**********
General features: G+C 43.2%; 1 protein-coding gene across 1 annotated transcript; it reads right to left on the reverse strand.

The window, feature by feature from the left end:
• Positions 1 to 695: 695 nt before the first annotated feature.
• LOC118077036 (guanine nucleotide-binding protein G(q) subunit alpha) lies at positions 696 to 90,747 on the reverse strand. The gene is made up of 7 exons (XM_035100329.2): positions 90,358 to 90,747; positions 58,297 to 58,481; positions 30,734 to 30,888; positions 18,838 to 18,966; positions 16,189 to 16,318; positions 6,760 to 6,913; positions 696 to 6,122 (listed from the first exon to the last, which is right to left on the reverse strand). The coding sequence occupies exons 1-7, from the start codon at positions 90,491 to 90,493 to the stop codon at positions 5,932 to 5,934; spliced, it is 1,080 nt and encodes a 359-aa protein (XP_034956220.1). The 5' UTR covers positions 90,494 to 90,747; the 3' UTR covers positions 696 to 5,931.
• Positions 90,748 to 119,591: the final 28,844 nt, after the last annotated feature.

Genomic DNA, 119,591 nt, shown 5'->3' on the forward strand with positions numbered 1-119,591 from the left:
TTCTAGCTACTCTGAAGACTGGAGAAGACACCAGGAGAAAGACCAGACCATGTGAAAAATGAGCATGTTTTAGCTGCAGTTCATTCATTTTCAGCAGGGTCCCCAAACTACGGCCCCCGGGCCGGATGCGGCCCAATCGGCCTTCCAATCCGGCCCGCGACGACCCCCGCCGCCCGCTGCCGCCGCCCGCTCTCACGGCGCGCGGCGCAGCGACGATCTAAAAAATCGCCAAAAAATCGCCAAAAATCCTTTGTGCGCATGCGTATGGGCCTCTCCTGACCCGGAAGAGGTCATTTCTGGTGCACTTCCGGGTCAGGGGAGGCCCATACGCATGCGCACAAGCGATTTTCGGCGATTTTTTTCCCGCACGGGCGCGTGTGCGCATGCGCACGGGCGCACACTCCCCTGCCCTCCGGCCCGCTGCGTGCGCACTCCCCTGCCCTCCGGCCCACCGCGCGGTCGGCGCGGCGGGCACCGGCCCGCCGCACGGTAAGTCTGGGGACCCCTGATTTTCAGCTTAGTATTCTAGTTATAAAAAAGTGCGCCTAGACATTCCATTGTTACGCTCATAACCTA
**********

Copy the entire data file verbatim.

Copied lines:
General features: G+C 43.2%; 1 protein-coding gene across 1 annotated transcript; it reads right to left on the reverse strand.

The window, feature by feature from the left end:
• Positions 1 to 695: 695 nt before the first annotated feature.
• LOC118077036 (guanine nucleotide-binding protein G(q) subunit alpha) lies at positions 696 to 90,747 on the reverse strand. The gene is made up of 7 exons (XM_035100329.2): positions 90,358 to 90,747; positions 58,297 to 58,481; positions 30,734 to 30,888; positions 18,838 to 18,966; positions 16,189 to 16,318; positions 6,760 to 6,913; positions 696 to 6,122 (listed from the first exon to the last, which is right to left on the reverse strand). The coding sequence occupies exons 1-7, from the start codon at positions 90,491 to 90,493 to the stop codon at positions 5,932 to 5,934; spliced, it is 1,080 nt and encodes a 359-aa protein (XP_034956220.1). The 5' UTR covers positions 90,494 to 90,747; the 3' UTR covers positions 696 to 5,931.
• Positions 90,748 to 119,591: the final 28,844 nt, after the last annotated feature.

Genomic DNA, 119,591 nt, shown 5'->3' on the forward strand with positions numbered 1-119,591 from the left:
TTCTAGCTACTCTGAAGACTGGAGAAGACACCAGGAGAAAGACCAGACCATGTGAAAAATGAGCATGTTTTAGCTGCAGTTCATTCATTTTCAGCAGGGTCCCCAAACTACGGCCCCCGGGCCGGATGCGGCCCAATCGGCCTTCCAATCCGGCCCGCGACGACCCCCGCCGCCCGCTGCCGCCGCCCGCTCTCACGGCGCGCGGCGCAGCGACGATCTAAAAAATCGCCAAAAAATCGCCAAAAATCCTTTGTGCGCATGCGTATGGGCCTCTCCTGACCCGGAAGAGGTCATTTCTGGTGCACTTCCGGGTCAGGGGAGGCCCATACGCATGCGCACAAGCGATTTTCGGCGATTTTTTTCCCGCACGGGCGCGTGTGCGCATGCGCACGGGCGCACACTCCCCTGCCCTCCGGCCCGCTGCGTGCGCACTCCCCTGCCCTCCGGCCCACCGCGCGGTCGGCGCGGCGGGCACCGGCCCGCCGCACGGTAAGTCTGGGGACCCCTGATTTTCAGCTTAGTATTCTAGTTATAAAAAAGTGCGCCTAGACATTCCATTGTTACGCTCATAACCTA